I am measuring hormone changes in animals. I have three groups: Groups A, B, and C. In each group, blood was collected from the SAME individuals for hormone assay at 0, 15, 30, and 60 min. This was done in males and in females and I would like to keep in mind sex differences.

My question: do the changes we see in hormones over time differ between groups A,B, and C? And if so, how?

Does the variation of hormone change over time differ between groups A,B, and C?

I would like to analyze in one big model, but I'm not exactly confident in the test(s) I'm using. Any advice?


1 Answer 1


A graphical overview of the data would help inform which model to fit, however a possible fit would be as follows:

Fixed: the interaction between group and time. If the changes over time are not very linear, then time should be used as a factor. If time is a factor, then an intercept would not need to be included.

Random: random slopes with respect to time. Again, time could be a factor or numeric. If time is numeric, then random intercepts could be added if the starting point in each animal is different. If time is a factor, then an assumption will need to be made about correlations between the random effects at different time points.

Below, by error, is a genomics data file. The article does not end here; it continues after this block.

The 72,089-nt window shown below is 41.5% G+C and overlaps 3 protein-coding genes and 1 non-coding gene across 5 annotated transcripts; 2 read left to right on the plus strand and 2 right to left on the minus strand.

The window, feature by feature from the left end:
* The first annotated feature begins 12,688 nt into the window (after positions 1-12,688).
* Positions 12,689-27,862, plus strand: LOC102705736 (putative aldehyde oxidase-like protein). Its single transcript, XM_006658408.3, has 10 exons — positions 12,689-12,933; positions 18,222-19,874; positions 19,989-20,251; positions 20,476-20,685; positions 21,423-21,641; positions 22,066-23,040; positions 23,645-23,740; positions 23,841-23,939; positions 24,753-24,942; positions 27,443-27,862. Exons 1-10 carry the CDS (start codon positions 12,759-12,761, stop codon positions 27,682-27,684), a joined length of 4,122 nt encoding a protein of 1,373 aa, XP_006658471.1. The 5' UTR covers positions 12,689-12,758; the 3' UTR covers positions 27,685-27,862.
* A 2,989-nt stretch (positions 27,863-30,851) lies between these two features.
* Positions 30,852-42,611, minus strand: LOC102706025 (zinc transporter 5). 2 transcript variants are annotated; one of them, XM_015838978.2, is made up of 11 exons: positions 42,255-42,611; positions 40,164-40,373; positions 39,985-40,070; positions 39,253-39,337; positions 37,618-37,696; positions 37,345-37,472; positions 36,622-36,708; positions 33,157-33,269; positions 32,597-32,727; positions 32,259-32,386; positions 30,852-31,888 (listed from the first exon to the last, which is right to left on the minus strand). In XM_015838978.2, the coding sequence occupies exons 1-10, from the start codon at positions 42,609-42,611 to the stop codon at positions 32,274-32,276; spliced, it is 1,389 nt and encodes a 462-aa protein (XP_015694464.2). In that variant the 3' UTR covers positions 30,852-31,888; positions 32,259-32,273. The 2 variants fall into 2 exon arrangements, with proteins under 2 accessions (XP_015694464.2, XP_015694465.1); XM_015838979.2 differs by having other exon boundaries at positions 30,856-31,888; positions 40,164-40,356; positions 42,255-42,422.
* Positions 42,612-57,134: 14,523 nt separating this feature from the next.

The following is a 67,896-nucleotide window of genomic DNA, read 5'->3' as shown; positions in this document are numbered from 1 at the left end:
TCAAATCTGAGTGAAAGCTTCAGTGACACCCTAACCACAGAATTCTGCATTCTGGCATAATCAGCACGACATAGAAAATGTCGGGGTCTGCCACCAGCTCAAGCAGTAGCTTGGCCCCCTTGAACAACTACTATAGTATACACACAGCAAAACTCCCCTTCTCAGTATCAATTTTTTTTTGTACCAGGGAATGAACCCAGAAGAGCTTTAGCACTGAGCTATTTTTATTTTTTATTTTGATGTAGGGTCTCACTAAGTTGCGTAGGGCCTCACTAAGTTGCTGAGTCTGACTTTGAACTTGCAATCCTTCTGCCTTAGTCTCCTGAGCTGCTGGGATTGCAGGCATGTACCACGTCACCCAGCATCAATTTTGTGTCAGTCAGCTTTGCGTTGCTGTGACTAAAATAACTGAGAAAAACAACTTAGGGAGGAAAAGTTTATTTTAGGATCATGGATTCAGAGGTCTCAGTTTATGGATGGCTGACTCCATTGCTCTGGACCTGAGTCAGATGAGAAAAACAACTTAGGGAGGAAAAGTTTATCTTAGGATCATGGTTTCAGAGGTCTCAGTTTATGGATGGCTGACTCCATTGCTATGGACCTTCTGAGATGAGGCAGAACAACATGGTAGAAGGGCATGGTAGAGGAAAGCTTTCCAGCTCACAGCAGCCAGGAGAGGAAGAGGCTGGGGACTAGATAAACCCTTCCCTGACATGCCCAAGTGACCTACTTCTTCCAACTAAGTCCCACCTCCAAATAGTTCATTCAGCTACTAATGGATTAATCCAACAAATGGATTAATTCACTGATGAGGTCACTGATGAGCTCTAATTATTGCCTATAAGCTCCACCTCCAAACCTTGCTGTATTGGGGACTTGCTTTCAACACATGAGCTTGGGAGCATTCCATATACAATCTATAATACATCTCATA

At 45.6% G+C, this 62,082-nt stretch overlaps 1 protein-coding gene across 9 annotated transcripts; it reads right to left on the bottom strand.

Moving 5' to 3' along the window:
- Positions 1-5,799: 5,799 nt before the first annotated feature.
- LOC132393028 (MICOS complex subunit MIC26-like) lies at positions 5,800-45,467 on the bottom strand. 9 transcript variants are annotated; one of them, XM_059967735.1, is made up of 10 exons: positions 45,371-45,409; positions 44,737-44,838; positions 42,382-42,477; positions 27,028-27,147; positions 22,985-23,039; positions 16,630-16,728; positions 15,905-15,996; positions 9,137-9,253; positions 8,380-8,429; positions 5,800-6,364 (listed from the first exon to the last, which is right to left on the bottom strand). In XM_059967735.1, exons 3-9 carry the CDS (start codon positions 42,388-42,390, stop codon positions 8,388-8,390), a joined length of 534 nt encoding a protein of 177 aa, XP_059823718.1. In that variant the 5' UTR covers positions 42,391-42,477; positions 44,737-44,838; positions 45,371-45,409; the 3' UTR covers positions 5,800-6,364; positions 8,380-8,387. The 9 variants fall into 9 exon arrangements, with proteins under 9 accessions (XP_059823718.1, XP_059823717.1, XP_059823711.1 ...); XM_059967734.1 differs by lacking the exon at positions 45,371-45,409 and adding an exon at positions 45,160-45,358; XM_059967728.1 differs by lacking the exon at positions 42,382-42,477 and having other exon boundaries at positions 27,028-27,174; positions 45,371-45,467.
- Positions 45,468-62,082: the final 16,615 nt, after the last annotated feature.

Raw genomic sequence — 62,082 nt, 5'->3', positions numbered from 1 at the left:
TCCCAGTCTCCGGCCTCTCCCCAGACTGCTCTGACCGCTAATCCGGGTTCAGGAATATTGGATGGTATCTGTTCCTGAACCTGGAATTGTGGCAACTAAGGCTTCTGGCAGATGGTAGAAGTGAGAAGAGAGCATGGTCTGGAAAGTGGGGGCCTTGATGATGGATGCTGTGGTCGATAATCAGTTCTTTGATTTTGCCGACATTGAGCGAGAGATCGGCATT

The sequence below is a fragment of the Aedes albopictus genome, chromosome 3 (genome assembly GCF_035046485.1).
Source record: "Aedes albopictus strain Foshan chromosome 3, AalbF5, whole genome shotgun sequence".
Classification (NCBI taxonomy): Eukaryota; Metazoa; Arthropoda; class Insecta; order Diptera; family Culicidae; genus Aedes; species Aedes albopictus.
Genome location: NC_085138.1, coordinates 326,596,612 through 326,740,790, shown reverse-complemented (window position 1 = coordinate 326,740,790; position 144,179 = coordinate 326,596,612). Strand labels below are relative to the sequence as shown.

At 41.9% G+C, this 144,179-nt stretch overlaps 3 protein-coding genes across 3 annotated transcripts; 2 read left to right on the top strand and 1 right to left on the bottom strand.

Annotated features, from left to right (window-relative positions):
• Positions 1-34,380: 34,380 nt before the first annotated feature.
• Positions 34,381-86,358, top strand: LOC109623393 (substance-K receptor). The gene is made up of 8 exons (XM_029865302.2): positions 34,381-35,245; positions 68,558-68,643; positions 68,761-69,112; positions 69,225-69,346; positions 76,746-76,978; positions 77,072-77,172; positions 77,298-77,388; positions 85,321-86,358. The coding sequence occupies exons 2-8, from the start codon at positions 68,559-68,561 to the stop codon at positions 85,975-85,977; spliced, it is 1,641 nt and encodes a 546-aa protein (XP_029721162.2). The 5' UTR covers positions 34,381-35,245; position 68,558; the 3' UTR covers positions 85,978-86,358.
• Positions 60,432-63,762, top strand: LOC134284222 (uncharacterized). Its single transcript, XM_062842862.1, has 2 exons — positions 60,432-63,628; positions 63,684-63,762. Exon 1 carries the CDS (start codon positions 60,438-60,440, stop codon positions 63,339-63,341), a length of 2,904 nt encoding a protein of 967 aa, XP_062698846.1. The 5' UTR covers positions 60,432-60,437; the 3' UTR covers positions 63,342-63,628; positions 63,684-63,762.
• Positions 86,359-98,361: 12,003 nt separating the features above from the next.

Finally, if your sample size is small, then it may not be worthwhile fitting any model at all and a graphical/tabular overview should be used.

A basic model like this can be estimated using lme4 in R by running the following:

lmer(y ~ group:time + (time|animal))

If you want to have a specific variance structure for the random effects, then you'll need nlme instead of lme4

I've no idea about how to do this in JMP/SAS


Your Answer

By clicking “Post Your Answer”, you agree to our terms of service and acknowledge that you have read and understand our privacy policy and code of conduct.

Not the answer you're looking for? Browse other questions tagged or ask your own question.